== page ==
Making ends meet during graduate school at NYU, I took a part-time job at this small company on 23rd street in NYC called “PC Learn” where I worked for two years. I was their sales rep for selling conference space to people who needed external rooms. I learned that companies of all sizes had constant space needs, despite having huge office spaces. I learned how to understand their needs, all the complex logistics involved and learned how to sell. Eventually, I brought on Kaplan as one of their biggest customers.
This was a rare career experience that didn’t fall anywhere on my career spectrum. My full time job was investing, my previous job was investing and next job was, yup, you guessed it, investing. I dont think I have ever mentioned this experience in any job interview or client pitch since then. But it was a big part of my life.
Since college, I’ve spent the last 15 years hustling. I started my own firm at 25 years old and survived for the last 10 years. As a VC investor, entrepreneur and small business owner, I’ve always had one constant: the need to play a little bit bigger than I really was.
I believe this is the aspirational theme that all of us Americans share. We all play a little out of our league and shoot a little higher to get to where we want to go. As I constantly tried to do this, I kept finding one place of solace: luxury hotels and restaurants. With their immaculate finishes and service, luxury brands always provided the setting for aspirations. Whenever I had meetings at hotels, I always felt more empowered. Unencumbered by the limitations of my surroundings at my office, when I was at a hotel, I always knew that whatever I needed was just one quick request away.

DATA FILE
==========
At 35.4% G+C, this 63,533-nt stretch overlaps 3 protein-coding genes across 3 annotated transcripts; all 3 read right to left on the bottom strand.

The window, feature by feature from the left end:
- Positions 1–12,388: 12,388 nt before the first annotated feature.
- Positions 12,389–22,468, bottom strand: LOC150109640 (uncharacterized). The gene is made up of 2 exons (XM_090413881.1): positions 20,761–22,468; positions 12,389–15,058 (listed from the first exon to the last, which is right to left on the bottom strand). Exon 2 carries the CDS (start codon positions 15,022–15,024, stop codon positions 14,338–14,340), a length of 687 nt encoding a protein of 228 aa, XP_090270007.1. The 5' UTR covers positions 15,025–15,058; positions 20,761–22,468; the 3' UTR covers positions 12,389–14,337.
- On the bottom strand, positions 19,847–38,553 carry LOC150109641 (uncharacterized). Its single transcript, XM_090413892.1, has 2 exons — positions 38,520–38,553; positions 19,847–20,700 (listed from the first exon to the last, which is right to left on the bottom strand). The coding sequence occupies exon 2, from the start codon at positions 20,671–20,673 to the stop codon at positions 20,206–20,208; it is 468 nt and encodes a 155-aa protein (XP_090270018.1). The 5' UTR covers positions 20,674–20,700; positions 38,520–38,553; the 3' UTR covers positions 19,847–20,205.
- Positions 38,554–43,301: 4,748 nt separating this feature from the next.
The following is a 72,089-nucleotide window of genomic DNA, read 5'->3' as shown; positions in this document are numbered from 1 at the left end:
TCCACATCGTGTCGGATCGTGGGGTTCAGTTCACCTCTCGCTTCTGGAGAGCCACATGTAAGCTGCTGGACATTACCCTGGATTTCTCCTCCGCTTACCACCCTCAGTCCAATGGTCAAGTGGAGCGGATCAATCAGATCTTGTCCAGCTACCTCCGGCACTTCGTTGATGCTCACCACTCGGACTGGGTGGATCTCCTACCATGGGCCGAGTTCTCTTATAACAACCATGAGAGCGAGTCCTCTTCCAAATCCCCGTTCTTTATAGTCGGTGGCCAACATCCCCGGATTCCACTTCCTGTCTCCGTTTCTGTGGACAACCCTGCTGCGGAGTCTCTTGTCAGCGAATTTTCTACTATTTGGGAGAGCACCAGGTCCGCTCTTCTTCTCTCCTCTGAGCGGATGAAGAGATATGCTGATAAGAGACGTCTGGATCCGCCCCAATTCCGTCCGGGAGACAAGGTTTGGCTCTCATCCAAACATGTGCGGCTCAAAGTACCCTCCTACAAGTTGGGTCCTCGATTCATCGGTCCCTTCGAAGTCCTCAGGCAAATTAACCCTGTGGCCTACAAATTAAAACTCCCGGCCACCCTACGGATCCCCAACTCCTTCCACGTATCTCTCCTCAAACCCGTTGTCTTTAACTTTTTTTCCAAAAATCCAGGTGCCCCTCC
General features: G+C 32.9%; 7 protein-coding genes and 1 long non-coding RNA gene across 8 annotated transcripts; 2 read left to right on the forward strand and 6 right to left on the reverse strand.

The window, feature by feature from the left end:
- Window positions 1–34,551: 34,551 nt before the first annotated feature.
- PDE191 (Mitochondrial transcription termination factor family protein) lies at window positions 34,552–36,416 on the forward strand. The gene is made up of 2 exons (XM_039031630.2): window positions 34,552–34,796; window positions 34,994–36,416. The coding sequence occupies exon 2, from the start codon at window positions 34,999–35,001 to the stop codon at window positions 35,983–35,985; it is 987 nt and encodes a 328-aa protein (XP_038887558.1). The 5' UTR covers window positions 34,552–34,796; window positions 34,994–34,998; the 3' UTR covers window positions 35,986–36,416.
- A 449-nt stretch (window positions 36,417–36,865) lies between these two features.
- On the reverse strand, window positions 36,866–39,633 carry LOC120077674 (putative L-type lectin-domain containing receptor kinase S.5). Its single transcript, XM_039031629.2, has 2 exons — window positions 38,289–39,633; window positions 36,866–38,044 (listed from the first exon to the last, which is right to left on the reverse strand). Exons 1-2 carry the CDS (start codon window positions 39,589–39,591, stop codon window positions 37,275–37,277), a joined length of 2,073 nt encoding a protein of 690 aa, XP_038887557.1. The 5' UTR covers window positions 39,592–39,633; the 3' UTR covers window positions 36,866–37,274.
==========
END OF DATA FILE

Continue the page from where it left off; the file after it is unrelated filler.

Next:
One day it all came together. I was in Mumbai working on my last Jina Ventures deal and needed to pitch a major investor and get them over the hump. I knew that no other setting would suffice — we needed to hash this out, look at the materials and just dig in. We couldnt do this in public space. So we decided on asking the hotel for space. It was a big pain, but several hours, emails, phone calls and a signed contract later, we got our room.
It made all the difference.
It was a beautiful symphony of a meeting. It started with ice water and coffee to perk everyone up, print-outs hand delivered to the room, and some sweets to get the blood flowing. As we in the throes of battle, club sandwiches and french fries lightened the mood. Someone put on some light music. Then, session two. As nightfall came upon us, someone broke the ice and ordered the whiskey. Joy was upon us all. Meeting was adjourned. We didn’t close the deal that night but we got damn close. We closed it a week later.
All I kept thinking since then was that this should be easier. This should be accessible and made available to everyone, and it shouldnt take hours to put together.